The Sierra Nevada Mountains are known for their incredible views, canyons, waterfalls, alpine lakes, and snowy winters. However, this mountain range is also home to some of the oldest, most diverse, and unique trees in the world. Symbols of resilience, compromise, and beauty, the 18 conifers of the Sierra Nevada Mountains provide homes to animals, help store carbon, regulates water and soil distribution, and provide cooling for both the ground surface and air. Some can even give scientists a history lesson that outdates the pyramids in Egypt!You may know about the all-star trees of the Sierra – like Yosemite’s Wawona Tunnel Tree – but do you know about these trees?

Whitebark Pine at Thousand Island Lake

1. Once, a marmot dragged out a piece of dead wood from inside the Bennett Juniper. Scientists carbon dated this piece to 2,000 years old, but many believe the tree can be as old as 6,000 years. If true, this would mean that Bennett is the oldest living non-clonal tree in the world. (1) For now, Methuselah, a bristlecone pine in the neighboring White Mountains, takes the crown with a confirmed age of 4,789 years old.

2. The foxtail pine is a close relative of the bristlecone, in fact, they only live about 20 miles apart (as the crow flies) across the Inyo Valley. They are striking trees that are found often alone on high-elevation slopes, ridges, and peaks. Because of their solitary and desolate nature, lightning scars are a common feature of mature trees’ bark, giving them two-toned striations along the trunks.

Foxtail Pine

3. The single leaf pinyon has been one of the most important food sources for animals and humans alike in the range. The pine nuts produced from this tree are larger, more nutritious, and tastier than other pine nuts in the area. Native Americas, such as the Mono and Bishop Paiute Tribes, would pick the cones before they were ripe and dry them by placing around a fire to easily gather seeds.

4. In the early 1990s, a pocket of trees around Horseshoe Lake near the town of Mammoth Lakes started dying. Scientists were perplexed, but later found that a natural gas reservior underneath the 120 acres had been opened from earthquake and magmatic activity, surfacing abnormal levels of CO2 and killing the trees. The area is still monitored to this day and researchers warn young children and pets may be affected by the high levels of gas that collects in the area’s depressions and enclosures.

Giant Sequoia

5. The giant sequoia is the sixth tallest tree species on earth, but General Sherman (a giant sequoia) is the largest tree by volume in the world. It’s also been around for about 2,700 years, placing it among the top ten oldest trees in the range.

6. The whitebark pine, along with the foxtail pine, is the highest growing tree in the Sierra Nevada range. Because the whitebark suffers through fierce alpine winds (the fastest recorded winds at 209 mph) and heavy snows, these trees often rise no more than a few feet off the ground, extending their branches out like long fingers. However, more protected whitebarks can grow up to 50 feet tall!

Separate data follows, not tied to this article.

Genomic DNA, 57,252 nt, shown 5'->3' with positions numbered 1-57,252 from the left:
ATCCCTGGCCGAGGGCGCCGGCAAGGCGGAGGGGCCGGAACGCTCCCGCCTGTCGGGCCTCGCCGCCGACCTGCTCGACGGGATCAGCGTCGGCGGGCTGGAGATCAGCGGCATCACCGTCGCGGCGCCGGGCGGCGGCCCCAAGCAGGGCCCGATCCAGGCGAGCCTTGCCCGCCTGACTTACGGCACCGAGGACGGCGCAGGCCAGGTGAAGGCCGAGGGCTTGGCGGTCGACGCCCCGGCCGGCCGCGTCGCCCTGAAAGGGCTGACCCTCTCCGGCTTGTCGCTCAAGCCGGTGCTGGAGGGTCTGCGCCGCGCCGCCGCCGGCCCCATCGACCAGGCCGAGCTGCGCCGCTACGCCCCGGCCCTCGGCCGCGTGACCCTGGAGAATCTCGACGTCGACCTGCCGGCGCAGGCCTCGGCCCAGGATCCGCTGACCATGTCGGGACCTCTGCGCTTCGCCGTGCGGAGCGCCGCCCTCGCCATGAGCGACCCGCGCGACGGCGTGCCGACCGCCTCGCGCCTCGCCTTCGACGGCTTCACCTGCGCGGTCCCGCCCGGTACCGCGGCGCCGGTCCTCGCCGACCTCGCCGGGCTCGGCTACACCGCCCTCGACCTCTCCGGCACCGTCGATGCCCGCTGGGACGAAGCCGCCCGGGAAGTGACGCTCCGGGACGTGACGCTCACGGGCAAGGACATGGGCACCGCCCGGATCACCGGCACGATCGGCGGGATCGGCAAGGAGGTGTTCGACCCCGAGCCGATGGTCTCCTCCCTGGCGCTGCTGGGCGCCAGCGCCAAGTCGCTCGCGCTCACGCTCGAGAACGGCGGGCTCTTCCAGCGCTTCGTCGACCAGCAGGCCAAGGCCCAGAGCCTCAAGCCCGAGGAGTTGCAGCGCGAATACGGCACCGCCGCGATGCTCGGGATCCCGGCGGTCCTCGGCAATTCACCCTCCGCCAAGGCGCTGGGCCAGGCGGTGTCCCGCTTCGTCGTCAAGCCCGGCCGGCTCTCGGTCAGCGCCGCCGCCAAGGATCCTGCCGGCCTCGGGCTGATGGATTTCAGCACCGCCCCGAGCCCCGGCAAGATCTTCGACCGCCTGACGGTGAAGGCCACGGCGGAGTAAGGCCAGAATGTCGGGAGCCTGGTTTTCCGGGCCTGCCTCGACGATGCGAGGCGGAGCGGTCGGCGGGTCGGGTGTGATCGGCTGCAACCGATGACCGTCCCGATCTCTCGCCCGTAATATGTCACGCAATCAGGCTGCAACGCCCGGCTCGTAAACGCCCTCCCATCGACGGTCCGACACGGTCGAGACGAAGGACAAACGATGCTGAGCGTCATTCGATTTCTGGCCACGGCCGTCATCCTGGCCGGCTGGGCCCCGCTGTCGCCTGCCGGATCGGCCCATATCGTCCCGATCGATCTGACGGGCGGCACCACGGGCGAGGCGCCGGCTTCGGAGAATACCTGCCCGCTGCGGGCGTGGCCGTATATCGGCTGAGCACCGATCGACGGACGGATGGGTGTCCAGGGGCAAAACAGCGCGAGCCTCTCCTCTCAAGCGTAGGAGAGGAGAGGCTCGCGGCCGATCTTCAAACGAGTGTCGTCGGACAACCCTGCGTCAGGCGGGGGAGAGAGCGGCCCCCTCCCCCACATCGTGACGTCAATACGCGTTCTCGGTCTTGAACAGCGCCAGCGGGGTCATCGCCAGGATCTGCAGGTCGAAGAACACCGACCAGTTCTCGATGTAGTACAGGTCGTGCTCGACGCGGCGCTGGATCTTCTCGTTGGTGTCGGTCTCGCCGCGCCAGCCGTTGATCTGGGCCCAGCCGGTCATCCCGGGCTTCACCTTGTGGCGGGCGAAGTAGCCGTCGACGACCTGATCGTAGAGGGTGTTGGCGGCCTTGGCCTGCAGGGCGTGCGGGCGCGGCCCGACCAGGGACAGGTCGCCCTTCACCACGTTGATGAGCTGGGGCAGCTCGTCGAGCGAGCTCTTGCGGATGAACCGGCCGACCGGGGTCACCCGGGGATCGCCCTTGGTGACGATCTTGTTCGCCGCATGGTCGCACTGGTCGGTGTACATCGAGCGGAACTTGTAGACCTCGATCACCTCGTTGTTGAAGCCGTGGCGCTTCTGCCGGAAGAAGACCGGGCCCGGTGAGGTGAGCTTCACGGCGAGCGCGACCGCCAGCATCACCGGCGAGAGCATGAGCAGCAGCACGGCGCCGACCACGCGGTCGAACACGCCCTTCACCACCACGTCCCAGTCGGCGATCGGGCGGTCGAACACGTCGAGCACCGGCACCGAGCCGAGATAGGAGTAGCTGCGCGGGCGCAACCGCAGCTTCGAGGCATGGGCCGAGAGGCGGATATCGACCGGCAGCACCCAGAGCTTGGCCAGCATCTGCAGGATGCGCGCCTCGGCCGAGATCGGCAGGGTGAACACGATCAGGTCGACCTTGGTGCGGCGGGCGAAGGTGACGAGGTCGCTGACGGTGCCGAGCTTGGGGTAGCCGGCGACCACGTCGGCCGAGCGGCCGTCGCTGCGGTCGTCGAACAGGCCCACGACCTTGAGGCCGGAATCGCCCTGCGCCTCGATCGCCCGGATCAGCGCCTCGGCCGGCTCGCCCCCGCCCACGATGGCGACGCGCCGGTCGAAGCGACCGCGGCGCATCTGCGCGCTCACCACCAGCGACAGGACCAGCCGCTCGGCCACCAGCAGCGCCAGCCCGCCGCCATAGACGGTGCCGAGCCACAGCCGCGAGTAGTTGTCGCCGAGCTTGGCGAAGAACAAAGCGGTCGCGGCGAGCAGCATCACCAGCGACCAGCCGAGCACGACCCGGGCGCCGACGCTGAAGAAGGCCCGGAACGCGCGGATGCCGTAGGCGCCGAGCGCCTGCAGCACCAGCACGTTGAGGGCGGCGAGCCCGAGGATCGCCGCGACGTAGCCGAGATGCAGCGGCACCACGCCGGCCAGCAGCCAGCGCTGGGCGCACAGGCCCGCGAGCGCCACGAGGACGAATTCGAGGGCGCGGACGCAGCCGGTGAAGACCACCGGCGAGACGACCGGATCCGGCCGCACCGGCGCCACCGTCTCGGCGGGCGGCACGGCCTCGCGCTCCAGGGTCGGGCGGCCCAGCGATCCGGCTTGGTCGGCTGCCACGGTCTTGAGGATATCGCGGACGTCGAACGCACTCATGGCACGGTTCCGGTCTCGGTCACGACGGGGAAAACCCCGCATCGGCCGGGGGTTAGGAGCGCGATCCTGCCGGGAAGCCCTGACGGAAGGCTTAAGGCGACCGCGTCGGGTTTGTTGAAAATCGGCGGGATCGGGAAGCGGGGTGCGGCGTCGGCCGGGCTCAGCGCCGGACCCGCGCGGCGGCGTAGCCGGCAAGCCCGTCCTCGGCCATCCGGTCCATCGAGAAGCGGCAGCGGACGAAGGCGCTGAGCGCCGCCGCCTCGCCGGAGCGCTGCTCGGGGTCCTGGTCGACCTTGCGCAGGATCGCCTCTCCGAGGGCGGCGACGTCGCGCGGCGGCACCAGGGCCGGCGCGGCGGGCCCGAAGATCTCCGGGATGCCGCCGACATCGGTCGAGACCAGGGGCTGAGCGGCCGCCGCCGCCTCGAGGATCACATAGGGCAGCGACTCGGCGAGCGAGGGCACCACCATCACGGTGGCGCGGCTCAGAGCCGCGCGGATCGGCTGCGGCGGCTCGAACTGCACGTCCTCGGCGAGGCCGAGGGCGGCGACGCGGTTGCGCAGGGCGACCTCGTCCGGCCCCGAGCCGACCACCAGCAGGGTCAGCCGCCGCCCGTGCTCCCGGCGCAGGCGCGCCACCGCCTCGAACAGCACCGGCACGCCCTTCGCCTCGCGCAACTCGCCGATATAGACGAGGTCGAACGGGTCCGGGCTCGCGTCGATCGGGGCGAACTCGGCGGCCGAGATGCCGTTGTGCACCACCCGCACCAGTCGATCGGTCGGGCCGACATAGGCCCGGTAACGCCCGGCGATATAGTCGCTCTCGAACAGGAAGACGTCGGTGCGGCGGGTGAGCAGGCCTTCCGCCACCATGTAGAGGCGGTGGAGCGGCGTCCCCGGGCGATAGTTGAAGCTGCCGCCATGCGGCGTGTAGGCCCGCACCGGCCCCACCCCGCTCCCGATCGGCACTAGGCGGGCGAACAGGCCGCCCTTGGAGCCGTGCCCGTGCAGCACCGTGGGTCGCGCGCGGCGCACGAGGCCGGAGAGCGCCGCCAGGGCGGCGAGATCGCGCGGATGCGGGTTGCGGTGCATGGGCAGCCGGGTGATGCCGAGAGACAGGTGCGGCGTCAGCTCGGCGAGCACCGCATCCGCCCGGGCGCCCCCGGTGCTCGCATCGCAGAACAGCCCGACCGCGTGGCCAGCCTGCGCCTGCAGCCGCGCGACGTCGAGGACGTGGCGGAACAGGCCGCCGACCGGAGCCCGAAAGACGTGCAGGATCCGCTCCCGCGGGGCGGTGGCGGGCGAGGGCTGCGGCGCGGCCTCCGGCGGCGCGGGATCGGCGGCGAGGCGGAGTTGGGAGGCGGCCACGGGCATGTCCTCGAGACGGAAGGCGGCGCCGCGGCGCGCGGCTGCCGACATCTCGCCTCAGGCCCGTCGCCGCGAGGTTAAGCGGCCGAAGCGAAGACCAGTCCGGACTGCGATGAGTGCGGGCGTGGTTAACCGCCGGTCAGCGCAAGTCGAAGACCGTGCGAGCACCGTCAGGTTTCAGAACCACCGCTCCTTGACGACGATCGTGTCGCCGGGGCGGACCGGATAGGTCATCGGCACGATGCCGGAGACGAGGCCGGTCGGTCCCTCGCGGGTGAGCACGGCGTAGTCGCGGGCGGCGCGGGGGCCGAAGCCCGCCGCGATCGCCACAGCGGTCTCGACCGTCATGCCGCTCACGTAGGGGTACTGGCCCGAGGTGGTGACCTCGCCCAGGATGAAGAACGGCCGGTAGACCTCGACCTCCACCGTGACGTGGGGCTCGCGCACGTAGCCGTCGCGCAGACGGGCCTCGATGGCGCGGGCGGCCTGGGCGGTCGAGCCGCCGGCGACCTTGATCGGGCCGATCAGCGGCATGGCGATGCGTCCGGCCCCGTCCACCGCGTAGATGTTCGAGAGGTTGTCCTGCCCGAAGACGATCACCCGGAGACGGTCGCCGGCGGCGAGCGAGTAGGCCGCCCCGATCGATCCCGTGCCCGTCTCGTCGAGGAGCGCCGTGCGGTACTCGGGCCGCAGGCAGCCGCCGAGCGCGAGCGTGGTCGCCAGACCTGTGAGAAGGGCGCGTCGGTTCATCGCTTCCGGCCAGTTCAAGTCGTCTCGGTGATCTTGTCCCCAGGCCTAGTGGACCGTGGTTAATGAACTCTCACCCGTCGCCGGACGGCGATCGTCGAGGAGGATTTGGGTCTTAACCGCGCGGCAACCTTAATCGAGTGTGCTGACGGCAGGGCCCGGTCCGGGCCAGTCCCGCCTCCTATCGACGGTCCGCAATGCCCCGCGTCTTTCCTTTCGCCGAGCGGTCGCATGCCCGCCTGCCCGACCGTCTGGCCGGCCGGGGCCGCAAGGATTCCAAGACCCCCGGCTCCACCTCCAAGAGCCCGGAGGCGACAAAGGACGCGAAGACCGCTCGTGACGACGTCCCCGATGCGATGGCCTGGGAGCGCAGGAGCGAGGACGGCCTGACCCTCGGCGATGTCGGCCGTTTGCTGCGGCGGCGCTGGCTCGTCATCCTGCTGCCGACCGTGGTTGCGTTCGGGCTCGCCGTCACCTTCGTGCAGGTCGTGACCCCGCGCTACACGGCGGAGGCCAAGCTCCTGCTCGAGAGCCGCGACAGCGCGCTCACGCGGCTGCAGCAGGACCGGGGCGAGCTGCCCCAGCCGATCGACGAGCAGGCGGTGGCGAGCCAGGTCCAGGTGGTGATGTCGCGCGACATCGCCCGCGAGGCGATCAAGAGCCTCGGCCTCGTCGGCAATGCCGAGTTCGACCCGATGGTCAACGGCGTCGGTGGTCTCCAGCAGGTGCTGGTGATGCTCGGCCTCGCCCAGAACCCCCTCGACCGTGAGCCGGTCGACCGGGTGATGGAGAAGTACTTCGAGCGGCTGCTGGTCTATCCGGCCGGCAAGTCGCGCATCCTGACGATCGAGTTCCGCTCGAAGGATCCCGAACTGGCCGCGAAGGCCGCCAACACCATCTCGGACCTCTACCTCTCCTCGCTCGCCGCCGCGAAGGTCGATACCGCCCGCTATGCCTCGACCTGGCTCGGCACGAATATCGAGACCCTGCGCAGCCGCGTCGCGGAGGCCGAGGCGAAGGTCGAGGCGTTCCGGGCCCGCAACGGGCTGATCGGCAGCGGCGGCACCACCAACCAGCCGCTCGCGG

7. Both the Jeffery and the ponderosa pine give off a sweet smell, mostly cited as vanilla or butterscotch. Scientists don’t have a definitive answer as to why, but it is widely believed that the exposure of sap in the burly bark fissures has something to do with it. These two species are hard to tell apart; the best way to distinguish them is to look at the pricks of their cones. Cones with outward-facing pricks that poke you when holding belong to the ponderosa; cones with inward-facing pricks belong to the Jeffery.

8. John Muir used the sap of sugar pines to make syrup. It is said that he even preferred it to maple syrup! 


Sugar Pines Stand Above a Forest

9. You may be familiar with the Douglas fir – as it is one of the most common trees used for timber and for Christmas trees – but did you know that it is actually not a fir at all? Early settlers claimed its name before they confirmed its taxonomy but later realized their mistake. It’s actually a pine! Its scientific name Pseudotsuga is translated to false hemlock, the one and only native to the Sierra Nevada.

These incredible trees are certainly national treasures and the highlight of any hike through the range. As such we need to do all we can to keep them healthy when hanging hammocks.

The best way to keep trees safe is to use tree-friendly hammock straps. This means wide (0.75” or more) nylon or polyester webbing straps, like the Grand Trunk Tree Slings Hammock Hanging Kit. This setup is awesome because of the sling that goes around the tree’s trunk. It allows you to adjust the rope without flossing the tree’s bark. Straps like this can help avoid bark abrasion and girdling which can be fatal for trees.

Although hardwood trees, such as the California black oak in the lower elevation of the Sierra, are said to be best for hammock hanging, evergreens can provide excellent support for your short-term hammock needs. There are a few things to keep in mind, however. Since bark beetles are common in mountains across the west, check that your tree does not have significant bark flaking or reddish-brown needles. These are sure signs of infestation! Also be sure to look for cracks or fungi in the trunks, which can signify either disease or damage. Make sure to only hang your hammock on mature, stable trees - no swinging if the tree is leaning!


Views With a Juniper